A prolific real estate developer with extensive holdings in and around The Heights has launched a new initiative to promote its tenants that need assistance during the coronavirus. Revive Development's new Instagram bingo card promotes its 24 retail tenants, offering incentives to people who visit at least four establishments.
Here's the card:
To play, follow the procedures in the Instagram post. Submit receipts from participating businesses by emailing them to Revive. The first 10 people to complete one row will receive gift cards worth approximately $250; the first person to complete the entire card will earn gift cards worth approximately $1,000.
Monica Danna, Revive's director of leasing and marketing, tells CultureMap the company wanted to amplify its tenants' various marketing efforts, whether that was restaurants selling items to-go or retails shops selling gift cards while their doors are closed.
"We felt that what our community needed in this moment was an aspect of fun and joy, while supporting local business," Danna writes in an email. "We loved seeing all of our amazing tenant brands together on a bingo card . . . Since all of our projects are in the Greater Heights area, it made sense for us to promote a program that neighbors would easily be able to participate in safely."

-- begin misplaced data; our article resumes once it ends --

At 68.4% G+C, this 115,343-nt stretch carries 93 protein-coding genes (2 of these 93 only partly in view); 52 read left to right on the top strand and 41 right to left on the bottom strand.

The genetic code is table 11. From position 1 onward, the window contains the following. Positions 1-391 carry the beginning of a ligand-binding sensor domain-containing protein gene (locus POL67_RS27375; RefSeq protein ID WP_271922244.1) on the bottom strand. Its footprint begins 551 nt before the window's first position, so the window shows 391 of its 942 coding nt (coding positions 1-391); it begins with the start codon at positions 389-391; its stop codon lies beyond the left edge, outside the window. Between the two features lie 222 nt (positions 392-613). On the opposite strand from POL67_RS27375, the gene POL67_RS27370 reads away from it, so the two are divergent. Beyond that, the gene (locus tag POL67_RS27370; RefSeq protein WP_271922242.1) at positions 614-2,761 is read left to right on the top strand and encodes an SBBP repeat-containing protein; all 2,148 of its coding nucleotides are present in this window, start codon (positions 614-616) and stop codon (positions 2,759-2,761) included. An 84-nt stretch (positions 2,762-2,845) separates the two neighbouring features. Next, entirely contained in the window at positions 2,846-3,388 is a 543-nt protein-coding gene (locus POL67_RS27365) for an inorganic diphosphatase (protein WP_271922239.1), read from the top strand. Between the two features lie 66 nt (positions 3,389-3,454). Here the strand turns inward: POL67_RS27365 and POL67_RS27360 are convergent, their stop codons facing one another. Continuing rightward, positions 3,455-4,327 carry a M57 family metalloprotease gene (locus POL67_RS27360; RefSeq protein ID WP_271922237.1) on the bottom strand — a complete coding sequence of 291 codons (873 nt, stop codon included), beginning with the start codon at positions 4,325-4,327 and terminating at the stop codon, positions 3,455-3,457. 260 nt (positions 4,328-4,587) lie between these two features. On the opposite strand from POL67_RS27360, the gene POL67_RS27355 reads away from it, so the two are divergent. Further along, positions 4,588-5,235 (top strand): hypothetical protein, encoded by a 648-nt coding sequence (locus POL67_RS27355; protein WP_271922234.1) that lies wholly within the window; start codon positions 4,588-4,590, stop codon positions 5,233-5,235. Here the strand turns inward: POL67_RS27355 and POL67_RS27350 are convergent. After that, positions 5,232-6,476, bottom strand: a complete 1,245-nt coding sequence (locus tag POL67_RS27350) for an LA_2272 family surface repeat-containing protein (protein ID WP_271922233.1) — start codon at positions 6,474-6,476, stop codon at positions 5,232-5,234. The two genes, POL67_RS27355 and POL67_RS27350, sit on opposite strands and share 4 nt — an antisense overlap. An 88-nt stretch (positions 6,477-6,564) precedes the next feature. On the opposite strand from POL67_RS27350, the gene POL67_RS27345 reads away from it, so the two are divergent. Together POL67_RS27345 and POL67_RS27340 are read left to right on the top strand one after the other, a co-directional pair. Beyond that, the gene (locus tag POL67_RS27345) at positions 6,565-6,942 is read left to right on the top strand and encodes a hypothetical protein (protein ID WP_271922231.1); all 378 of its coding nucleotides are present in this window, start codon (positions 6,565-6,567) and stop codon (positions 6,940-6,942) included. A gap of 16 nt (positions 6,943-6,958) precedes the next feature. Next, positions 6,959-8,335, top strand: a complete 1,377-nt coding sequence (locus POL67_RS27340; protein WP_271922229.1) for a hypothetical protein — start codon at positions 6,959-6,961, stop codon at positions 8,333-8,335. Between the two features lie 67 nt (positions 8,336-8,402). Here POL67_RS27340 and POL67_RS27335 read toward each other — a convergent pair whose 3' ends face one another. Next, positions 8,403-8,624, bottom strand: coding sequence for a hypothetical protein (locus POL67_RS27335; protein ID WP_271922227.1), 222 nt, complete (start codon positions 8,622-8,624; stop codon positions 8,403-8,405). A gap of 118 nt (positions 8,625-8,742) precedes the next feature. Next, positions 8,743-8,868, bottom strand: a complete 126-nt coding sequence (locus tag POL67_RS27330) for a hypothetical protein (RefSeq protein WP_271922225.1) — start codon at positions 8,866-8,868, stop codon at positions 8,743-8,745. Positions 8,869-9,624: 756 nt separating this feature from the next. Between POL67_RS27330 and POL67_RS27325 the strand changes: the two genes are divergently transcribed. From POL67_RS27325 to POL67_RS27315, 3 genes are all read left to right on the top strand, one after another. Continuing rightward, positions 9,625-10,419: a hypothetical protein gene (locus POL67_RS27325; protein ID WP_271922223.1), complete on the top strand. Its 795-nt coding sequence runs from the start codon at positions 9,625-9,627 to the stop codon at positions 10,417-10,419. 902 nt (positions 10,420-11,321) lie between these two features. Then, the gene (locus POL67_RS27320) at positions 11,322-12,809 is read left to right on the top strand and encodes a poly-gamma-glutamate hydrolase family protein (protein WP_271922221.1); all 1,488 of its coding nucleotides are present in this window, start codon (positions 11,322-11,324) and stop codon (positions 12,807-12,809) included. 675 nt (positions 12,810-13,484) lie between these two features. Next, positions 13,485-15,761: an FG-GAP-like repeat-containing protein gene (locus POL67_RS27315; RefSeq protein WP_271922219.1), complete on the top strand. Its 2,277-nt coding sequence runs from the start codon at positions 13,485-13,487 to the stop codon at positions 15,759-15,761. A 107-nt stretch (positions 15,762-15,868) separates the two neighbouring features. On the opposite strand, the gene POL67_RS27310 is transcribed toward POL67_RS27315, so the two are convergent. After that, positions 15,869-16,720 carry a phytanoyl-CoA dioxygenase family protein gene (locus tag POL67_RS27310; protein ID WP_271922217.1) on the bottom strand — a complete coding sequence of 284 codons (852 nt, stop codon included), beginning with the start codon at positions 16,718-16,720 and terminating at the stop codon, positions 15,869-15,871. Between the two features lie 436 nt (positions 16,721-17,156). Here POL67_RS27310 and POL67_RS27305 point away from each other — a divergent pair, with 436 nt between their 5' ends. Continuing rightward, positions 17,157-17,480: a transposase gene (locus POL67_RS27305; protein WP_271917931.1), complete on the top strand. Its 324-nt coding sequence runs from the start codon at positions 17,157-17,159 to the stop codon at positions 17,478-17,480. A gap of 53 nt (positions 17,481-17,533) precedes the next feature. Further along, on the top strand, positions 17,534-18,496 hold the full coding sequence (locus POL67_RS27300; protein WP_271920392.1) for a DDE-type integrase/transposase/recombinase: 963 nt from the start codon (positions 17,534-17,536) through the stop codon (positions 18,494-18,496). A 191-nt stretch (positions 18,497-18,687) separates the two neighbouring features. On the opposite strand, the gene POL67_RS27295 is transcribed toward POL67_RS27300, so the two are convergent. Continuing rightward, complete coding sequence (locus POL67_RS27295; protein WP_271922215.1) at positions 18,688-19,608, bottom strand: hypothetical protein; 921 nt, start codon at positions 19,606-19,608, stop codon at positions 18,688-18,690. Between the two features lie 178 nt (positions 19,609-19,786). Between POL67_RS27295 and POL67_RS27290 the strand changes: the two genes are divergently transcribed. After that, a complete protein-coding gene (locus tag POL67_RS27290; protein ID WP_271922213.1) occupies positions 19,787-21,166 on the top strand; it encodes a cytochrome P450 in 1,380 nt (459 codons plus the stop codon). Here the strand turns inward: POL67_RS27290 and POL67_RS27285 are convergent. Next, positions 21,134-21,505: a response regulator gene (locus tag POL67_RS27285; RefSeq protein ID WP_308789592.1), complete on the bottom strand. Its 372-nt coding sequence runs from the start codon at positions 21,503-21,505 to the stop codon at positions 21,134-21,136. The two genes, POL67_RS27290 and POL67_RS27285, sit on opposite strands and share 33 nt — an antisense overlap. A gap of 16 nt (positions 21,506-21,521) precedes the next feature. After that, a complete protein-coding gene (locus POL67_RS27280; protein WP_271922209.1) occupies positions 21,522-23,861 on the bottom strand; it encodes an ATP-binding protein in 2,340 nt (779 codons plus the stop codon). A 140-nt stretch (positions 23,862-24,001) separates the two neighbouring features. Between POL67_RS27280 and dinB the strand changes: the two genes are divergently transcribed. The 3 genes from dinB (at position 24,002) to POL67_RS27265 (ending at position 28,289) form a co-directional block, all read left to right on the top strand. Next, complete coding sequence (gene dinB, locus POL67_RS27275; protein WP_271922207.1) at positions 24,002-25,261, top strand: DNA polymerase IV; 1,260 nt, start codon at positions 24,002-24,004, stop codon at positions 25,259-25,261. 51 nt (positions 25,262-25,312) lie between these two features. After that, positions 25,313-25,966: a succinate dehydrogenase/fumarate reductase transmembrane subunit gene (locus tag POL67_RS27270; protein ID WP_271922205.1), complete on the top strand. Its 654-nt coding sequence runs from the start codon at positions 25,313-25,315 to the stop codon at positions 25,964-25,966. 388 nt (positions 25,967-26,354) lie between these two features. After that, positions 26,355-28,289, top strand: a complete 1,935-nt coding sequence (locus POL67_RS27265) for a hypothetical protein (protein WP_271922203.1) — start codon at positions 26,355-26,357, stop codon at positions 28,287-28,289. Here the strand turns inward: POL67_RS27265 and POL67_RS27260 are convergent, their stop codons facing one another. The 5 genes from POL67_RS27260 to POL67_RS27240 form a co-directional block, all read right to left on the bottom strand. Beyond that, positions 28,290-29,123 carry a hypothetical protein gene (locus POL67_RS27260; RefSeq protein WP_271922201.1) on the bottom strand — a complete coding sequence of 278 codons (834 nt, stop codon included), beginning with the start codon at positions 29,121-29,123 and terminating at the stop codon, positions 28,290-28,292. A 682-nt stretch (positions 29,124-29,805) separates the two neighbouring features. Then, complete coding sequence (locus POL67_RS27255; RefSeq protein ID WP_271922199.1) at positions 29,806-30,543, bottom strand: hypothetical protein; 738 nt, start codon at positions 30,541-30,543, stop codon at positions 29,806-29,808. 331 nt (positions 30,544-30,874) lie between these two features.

For those contemplating a strategy, consider going diagonal from the bottom left to the top right. Meals at Cantina Barba are inexpensive — the $5 cheeseburger is a particularly reliable choice — and Ka Sushi and Fat Cat Creamery share a parking lot, making them easy to patronize at the same time. Top to bottom, straight down the middle would potentially include crawfish from BB's (always a good choice at this time of year) as well as the European-influenced fare at Squable, widely considered one of 2019's best new restaurants.
Danna adds that Revive has taken other steps to assist its tenants than simply creating a game for social media. Since the company is based in the same neighborhood as its tenants, Danna says it has extra incentives to help them survive the economic losses associated with shuttered dining rooms and non-essential businesses.
"Whether it be marketing support, financial resources, or just passing along information that we have about funding programs, we are in touch daily with our tenants to help them navigate this challenging situation," she writes. "They are our favorite restaurants, they are where we get our hair done, where we exercise. They are our people. And we are doing everything we can to help them navigate during this time."